The White Lily Blog

Loveless is About Abortion, and More


Andrei Zvyagintsev’s new film Loveless is talking to the world-wide pro-life movement. In fact, it is screaming: support for life must be broader than current initiatives! Pro-life political demands are limited to a call for an end to legal abortion and sometimes, more faintly, for ‘support’ of women who choose not to kill their unborn infants. Loveless argues that ending abortion only results, all other things being equal, in the at least equally painful victimization of those infants who survive abortion and make it to birth.

The plot reveals it. Alyosha, the twelve-year old child in the film, overhears a vicious argument between his divorcing parents revealing not the sentimental cliche, fighting over who gets him, but that neither want him in their new lives with their new lovers.

He runs away. We learn three times, subsequently, marking a central theme, that his mother did not abort him, not because she wanted him, no, but because she was afraid of the physical dangers of abortion. And rightly so, abortion is risky, a fact often exploited outside abortion centers by pro-life volunteers armed with the latest statistics and law suits against this or that local center for perforating this or that female body part during the ‘procedure.’ Alyosha’s mother instead married his father, her first lover, and had the child.

She would have been considered a ‘save’ by pro-life volunteers. Her child’s life was spared, he survived, only to overhear how little he is loved, and to scream one hideously long silent scream in the corner where he is hiding and listening and weeping in their unhappy house. It is an unforgettable image among so many in this brutal film.

And his parents married, another happy ending for pro-life supporters.

But, in a world defining love by carnal pleasure, divorce is just a few clickable forms away, plus selling the house, of course, mere details. Getting rid of the kid is almost as easily handled by the use of the resources of the State, orphanage or hospital or boarding school. But we see the teacher in this film, interviewed by the police, afterwards wrapping up her day in her deserted classroom, carelessly wiping the board and calmly putting away her things, unmoved by the implications of the interview, leaving with a colleague, perhaps anticipating dinner and the pleasures of the evening. We see also a hospital housing other run-aways, the shadowy hallway, the drugged child alone in the empty room at the end of the corridor.

Reviewers of Loveless have of course called this an exposure of jaded Russian institutions and heartless Russian teachers and nurses. Americans who really try to love their little clients know better. It is the norm. Care workers who survive the system learn to distance themselves from children’s pain. They go on strike for their salaries and their summers and their pensions, they do not go on strike for better conditions for their students and patients. This is Russia, but this is also America, this is the UK and France and Italy and Canada and Saudi Arabia and the whole world, as divorce destroys our communities one by one. But pro-life forces do not take it on. It is too big to fight, all at once. One thing at a time, we console ourselves.

But the Church will save them! We cling to that. And what does the film say of the Church? For it is there, and in a bigger way than in America. The company, for example, that Alyosha’s father works for is a ‘Christian’ one (one review calls it Catholic, but it would be Russian Orthodox) and and imposes moral behavior on its employees. If they want to keep their jobs, they may not divorce (among other things). Surely that will help make a better world for the children of its employees!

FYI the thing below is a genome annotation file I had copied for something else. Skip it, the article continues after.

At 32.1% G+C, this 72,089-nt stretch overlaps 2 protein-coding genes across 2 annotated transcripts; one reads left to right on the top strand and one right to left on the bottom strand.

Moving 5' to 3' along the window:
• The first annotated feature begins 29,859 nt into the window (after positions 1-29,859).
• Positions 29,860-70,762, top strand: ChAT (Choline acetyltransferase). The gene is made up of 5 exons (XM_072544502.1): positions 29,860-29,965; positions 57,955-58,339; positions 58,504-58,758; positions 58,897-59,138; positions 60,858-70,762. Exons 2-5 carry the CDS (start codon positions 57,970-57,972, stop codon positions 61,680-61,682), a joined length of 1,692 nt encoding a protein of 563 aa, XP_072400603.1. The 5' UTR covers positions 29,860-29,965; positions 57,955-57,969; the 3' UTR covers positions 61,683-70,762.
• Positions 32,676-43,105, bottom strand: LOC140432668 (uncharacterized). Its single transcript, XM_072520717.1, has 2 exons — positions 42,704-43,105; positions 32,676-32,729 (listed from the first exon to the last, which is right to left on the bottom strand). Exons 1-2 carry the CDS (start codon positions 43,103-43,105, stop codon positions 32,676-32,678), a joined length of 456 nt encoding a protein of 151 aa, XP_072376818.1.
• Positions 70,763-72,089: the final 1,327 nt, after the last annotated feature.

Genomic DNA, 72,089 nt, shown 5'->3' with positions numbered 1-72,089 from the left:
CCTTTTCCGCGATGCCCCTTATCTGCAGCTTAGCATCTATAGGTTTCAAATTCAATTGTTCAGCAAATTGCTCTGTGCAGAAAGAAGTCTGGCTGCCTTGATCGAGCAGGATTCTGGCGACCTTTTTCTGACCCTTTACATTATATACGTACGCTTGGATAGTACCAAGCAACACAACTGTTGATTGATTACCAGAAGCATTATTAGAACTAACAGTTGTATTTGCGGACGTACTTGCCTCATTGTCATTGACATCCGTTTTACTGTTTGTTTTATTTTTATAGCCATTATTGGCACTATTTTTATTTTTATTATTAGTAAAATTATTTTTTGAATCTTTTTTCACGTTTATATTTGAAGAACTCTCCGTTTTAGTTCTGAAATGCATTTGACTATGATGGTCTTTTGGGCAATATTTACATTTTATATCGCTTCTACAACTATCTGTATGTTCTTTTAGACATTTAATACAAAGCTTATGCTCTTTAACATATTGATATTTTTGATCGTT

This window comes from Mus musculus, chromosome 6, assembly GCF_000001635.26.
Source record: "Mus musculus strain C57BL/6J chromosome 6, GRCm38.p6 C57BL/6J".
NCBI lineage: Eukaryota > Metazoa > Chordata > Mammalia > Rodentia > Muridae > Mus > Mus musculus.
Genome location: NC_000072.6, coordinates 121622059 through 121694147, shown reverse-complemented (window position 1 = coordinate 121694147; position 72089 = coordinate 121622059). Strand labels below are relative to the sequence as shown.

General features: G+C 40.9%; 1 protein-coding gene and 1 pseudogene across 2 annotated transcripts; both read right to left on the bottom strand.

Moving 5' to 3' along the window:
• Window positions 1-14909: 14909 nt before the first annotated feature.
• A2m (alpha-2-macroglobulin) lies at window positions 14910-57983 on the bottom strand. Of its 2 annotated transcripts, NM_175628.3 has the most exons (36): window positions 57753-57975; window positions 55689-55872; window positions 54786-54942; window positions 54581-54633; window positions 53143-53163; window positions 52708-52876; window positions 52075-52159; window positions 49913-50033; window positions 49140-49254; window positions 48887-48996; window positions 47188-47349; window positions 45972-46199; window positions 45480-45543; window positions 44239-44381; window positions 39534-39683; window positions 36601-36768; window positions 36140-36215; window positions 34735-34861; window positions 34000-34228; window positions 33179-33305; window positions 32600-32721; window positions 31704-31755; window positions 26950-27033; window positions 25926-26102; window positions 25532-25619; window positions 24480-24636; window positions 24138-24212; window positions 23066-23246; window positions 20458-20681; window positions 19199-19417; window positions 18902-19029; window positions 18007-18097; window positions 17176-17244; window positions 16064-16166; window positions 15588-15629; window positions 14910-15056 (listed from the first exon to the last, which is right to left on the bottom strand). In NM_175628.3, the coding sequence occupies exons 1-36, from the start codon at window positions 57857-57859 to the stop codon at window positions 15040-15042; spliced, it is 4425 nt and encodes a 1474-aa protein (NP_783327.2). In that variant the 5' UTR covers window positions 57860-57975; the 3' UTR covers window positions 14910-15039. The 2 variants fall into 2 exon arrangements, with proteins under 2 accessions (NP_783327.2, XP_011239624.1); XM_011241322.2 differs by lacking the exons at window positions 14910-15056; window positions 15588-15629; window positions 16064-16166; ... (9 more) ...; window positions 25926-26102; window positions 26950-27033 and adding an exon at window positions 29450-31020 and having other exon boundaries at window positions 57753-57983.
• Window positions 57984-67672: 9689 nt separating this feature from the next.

But this Church–like our own, the Church we inherited from Vatican II and its craven endorsement of the separation of Church and State–cannot change the culture in which it lives and breathes. It is against public policy to even try. It can only hope to set up an alternative, and Loveless shows how profoundly that fails. We see what employees of this Christian company are doing on their computer screens when management is not looking. We overhear how employees fool management’s moral standards–difficult, but not impossible, to accomplish. It is only a matter of the right accessories at the holiday party, the fake wife and children. They might even be the real wife and the real children, but the cell phone hook up culture makes the girlfriend just a text away. There is no running, no hiding, from the secular godless State. Nor is Andrei Zvyagintsev wrong. The Benedict Option is a farce.

We save some children outside abortion centers. Our media outlets save others, we have several very fine media organizations. We may actually be able to reverse Roe v Wade in our lifetimes and save almost all of them from being murdered in the womb. Vice-president Pence says it’s possible, and falling birth rates and resulting falling profits are on our side. There are many completely secular corporations that now do not support abortion, although you will have difficulty finding them on the web because pro-life media protects them from pro-abortion push-back. But they are there–Xerox, Coka-Cola, Ford–because they see what abortion does to labor costs, and as we fight cheap immigrant labor, companies who profit from it turn to other solutions. We pro-lifers could win on that issue, Pence is not wrong. But what we win is what Loveless exposes.
We have not even begun to consider what we must do to save the unborn from contemporary life, from a culture that has become unspeakably toxic. Loveless rubs our nose in it. The film isn’t about Russia, not only about Russia. It’s about Mainstreet USA and it is our children screaming. And we are just not ready to confront what we must do next, including within our own Church.

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